Home is where the heart is. Sure, we often hold contradicted feelings towards it; but if it feels good to leave home, it almost always feels even better to return to it – especially after a long day. Your home is not only your living place – in this case, it is merely called a house; home is the place where you feel comfortable, at ease and safe the most. That being said, one of the key things that can negatively affect your mood indoors and the atmosphere of your sanctuary is the inability to get more light in your home.
Getting more light into your home is not only useful in a materialistic manner (i.e. it helps saving energy during daytime), but also it can bring about a sense of tranquility, a serene mood you would almost always need in the morning to get an encouraging beginning of the day that is ahead of you.
In this article, we will introduce you to a list of useful steps, tips and advices that can help you get more light in your home to make it more of a sanctuary and a cozy personal space for yourself and your family:
- Assessing the current situation:
The first step to resolve any issue or improve any existing situation is, of course, knowing how good or bad the current situation is. Sure enough, each room of your house will be lightened by and exposed to the sunlight at a level that is different than the other rooms.
Before taking any actual steps to get more light in your home, take a quick tour to see which rooms have sufficient exposure to the daylight and which rooms does not. This way, you will be able to prioritize the items on your to-do list according to your needs and to the budget you have set for the renovation process.
- Basic ground works:
After identifying and prioritizing your needs, you need to check how the floor of your house contributes to the whole process. Are you using dark wooden or ceramic surfaces? Do you prefer leaving them as the floor as it is or to decorating it with carpets?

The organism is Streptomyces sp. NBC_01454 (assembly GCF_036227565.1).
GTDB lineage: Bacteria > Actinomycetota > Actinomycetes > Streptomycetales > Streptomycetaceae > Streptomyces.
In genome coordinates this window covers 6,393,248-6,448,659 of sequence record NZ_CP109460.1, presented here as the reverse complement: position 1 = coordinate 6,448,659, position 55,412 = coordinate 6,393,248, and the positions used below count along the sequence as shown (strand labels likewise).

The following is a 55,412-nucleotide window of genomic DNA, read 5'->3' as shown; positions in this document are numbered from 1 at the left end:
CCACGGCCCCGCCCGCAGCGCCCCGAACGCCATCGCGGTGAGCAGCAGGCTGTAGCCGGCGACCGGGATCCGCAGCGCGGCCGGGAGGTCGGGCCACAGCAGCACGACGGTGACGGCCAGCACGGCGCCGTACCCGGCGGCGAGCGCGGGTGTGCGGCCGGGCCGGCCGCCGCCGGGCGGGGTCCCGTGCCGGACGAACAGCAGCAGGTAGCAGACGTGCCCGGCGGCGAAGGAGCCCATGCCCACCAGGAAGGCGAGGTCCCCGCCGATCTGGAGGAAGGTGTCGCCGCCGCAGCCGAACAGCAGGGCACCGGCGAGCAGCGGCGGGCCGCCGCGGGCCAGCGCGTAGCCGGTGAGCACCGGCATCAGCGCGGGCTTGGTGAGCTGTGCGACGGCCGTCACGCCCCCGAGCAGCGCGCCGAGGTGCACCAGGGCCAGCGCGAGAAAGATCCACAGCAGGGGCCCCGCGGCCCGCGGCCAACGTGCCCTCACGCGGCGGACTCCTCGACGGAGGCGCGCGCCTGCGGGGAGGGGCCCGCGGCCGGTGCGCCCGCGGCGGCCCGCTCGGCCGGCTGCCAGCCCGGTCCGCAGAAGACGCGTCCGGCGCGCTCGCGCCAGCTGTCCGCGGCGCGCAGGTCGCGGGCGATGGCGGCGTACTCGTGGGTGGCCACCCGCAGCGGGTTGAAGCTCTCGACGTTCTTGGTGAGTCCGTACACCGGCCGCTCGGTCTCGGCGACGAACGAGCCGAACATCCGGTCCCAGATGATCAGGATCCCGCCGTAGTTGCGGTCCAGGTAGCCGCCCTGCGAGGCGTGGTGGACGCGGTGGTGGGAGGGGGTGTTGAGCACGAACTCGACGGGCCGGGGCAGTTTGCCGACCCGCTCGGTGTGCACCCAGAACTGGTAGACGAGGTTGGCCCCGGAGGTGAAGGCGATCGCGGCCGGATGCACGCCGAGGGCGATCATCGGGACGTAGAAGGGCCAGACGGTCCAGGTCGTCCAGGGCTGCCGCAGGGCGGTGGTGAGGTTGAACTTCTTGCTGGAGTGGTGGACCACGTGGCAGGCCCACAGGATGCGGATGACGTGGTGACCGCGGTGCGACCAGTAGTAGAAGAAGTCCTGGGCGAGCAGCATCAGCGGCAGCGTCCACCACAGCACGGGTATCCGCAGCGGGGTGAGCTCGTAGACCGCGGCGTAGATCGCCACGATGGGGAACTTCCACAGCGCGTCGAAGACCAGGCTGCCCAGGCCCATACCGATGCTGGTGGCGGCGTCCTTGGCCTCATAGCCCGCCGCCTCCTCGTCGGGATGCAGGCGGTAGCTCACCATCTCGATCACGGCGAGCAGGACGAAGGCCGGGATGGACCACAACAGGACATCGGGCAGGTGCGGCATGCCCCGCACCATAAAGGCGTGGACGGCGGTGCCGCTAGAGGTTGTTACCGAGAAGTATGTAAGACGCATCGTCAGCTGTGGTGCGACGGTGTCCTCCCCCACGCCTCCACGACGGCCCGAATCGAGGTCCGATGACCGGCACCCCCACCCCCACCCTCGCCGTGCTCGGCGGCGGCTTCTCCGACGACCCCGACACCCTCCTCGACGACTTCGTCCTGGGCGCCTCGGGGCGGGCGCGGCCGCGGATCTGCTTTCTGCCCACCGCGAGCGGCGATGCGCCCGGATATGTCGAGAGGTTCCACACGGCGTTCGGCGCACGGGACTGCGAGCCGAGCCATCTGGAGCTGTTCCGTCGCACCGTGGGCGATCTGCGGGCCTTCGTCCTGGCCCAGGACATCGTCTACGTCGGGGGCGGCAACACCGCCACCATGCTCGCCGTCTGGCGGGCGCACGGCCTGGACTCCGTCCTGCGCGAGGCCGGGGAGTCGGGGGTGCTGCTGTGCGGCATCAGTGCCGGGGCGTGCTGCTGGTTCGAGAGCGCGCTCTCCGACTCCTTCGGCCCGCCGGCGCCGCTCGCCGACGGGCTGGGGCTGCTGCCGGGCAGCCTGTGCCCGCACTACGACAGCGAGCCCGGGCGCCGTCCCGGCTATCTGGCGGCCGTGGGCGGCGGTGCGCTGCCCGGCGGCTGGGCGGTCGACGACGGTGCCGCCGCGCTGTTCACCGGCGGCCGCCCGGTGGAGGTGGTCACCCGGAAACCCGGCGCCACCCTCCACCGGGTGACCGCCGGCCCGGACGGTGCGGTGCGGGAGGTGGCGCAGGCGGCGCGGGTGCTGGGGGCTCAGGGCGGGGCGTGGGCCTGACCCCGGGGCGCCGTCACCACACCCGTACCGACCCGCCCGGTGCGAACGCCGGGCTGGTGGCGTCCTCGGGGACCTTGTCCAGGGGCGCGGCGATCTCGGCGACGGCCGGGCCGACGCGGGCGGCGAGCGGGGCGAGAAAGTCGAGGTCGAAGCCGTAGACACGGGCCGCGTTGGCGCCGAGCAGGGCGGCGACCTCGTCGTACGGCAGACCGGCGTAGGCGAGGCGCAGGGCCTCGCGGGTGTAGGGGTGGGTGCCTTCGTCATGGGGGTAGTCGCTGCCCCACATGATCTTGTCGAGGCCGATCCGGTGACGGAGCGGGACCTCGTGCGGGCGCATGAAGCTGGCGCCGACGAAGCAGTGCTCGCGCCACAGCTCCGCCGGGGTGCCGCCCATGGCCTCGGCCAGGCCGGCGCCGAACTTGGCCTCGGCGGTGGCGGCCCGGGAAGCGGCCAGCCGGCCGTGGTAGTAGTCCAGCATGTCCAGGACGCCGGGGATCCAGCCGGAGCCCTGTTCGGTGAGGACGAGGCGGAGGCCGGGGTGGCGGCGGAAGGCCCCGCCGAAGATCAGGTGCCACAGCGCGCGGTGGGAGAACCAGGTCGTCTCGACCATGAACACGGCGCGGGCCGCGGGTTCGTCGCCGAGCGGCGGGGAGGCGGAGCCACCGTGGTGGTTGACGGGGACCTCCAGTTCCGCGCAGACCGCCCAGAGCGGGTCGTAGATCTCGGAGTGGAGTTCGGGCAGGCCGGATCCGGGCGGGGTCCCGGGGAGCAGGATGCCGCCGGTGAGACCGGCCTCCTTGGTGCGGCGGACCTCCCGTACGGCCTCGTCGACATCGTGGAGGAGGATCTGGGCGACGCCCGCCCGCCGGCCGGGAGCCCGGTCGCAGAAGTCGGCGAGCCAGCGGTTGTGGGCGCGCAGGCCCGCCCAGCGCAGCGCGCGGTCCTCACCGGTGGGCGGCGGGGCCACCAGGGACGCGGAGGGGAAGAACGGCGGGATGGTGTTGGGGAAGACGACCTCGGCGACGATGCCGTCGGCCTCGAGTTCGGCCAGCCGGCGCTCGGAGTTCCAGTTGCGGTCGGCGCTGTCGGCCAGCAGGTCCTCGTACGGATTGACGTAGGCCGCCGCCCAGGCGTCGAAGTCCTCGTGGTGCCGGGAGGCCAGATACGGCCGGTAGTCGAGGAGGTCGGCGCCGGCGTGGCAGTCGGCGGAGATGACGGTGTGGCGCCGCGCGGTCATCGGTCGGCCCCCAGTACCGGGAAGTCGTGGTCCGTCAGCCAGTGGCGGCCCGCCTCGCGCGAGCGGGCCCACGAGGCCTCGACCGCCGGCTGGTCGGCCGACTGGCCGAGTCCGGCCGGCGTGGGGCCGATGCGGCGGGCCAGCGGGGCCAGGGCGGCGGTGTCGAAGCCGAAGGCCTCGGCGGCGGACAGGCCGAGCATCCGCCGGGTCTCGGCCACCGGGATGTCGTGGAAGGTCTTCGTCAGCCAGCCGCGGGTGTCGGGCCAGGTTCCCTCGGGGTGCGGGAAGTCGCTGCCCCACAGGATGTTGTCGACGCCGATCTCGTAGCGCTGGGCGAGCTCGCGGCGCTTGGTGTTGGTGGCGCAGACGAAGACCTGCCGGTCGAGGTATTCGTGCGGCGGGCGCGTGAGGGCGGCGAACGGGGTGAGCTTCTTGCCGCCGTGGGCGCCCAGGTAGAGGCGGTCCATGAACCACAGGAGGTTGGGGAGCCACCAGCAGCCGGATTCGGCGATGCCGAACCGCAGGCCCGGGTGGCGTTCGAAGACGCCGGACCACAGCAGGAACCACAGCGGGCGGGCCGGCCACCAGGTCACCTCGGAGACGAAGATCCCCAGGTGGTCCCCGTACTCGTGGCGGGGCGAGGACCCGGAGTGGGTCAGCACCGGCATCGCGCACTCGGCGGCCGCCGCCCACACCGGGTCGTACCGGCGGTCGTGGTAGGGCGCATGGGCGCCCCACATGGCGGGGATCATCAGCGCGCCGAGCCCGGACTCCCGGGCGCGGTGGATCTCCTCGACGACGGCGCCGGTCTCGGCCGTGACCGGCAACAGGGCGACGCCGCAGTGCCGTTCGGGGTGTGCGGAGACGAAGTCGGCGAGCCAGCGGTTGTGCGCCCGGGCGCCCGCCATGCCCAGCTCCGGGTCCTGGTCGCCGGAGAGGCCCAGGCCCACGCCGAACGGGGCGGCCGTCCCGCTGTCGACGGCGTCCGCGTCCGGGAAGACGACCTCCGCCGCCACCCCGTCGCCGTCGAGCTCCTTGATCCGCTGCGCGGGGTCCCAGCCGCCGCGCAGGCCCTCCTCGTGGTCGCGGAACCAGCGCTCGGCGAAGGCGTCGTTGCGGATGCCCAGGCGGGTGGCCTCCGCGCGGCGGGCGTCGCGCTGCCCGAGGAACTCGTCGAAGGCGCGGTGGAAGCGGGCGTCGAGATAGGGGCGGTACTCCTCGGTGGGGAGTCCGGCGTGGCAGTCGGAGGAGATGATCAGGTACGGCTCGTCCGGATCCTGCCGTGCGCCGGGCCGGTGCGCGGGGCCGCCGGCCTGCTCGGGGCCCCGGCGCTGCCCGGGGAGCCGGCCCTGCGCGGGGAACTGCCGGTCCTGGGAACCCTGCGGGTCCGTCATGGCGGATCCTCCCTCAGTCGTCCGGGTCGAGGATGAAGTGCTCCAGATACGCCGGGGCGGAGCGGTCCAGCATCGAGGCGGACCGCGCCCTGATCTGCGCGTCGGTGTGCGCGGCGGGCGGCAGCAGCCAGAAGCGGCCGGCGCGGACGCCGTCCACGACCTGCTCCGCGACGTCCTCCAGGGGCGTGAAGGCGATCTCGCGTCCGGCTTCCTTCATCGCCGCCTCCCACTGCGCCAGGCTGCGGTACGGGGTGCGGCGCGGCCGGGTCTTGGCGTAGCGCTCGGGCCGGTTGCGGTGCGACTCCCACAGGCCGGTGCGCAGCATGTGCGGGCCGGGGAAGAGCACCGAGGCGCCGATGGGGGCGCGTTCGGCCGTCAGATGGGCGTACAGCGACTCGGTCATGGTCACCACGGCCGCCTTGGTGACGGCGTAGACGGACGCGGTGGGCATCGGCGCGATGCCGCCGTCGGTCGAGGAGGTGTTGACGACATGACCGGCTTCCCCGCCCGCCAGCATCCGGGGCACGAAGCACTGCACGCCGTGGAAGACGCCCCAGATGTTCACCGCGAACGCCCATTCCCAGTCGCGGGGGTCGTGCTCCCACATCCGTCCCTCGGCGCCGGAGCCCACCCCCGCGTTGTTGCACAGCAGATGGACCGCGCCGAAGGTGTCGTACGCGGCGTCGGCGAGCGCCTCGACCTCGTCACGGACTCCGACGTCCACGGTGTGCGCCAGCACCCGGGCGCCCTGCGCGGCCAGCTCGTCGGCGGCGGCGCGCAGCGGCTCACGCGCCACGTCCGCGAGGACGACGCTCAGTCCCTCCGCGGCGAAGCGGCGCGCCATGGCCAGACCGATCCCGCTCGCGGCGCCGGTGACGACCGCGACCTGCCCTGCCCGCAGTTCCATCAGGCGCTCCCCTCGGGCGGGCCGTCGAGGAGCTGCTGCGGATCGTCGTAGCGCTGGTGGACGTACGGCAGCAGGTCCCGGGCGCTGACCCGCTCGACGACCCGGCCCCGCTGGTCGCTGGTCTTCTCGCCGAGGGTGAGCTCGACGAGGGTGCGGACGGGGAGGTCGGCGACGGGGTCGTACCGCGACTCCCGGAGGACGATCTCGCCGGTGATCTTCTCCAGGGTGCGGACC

If you are using surfaces (be it wood, stone or ceramic), make sure they are polished so that they would help reflect the light beams rather than absorbing them. On the other hand, if you prefer carpets, stay away from dark light-absorbing colors and stick to a light-friendly elating palette.
- The Shining Effect:
No, we do not refer here to the famous Stephen King’s 1980 movie; we mean the literal effect of the shinning surfaces on your house and its brightness. Mirror surfaces are the most obvious example in this case, of course, but they are not the only ones.
The more shiny objects you install or include in your place, the more enhanced its brightness will be. For instance, adding furniture pieces and appliances with shining surfaces in the rooms that have poor lighting can help you make the most out of the low sun exposure these rooms have by spreading the sunlight all over them.
- Minimizing the barriers:
A house garden is an amenity that we all want to have in our houses for many obvious reasons. However, make sure your tree branches and leaves are not formulating a block for day light because of their thickness and intertwinement.
Every now and then, depending on the number of trees and bushes you have and how fast their branches grow, make sure to trim the plants to let a window for the daylight to come in through.
Speaking of windows, quite the contrary of its purpose, glass might sometimes act as a block of sunlight if it’s smudgy or unclean. Make sure to clean and polish your windows to get more light in your home on constant basis.
That being said, sunlight coming through the windows can be a hassle during hot summer days. To counter that, install wooden window coverings that you can fold or unfold as you see fit.
- The colors do matter:
This might not affect how you can get more light in your home directly, but it certainly affects how much light you keep and make use of. The palette you choose for your wall paintings and decorations does not only affect your mood and the overall atmosphere of your house, it also plays a major role in affecting how the daylight is distributed within your place.
As in the case with the work you would need to do with the floor of your house, it is better to choose a palette of light colors for your house components. Light colors can help in reflecting and spreading the light you could let behind your walls rather than just swallowing it as dark colors do.
On the other hand, light warm colors can also be helpful in maintaining an overall good optimistic warm mood in your house, so it is a win-win situation.
In short, do not underestimate the effect poor or quality brightness can have over your home and yourself. There are many little-yet-effective procedures and steps you can take in order to not only get more light in your home but also to distribute it indoors effectively among all the dark areas. All of this starts, of course, with keeping your house and its components neat, clean and shiny.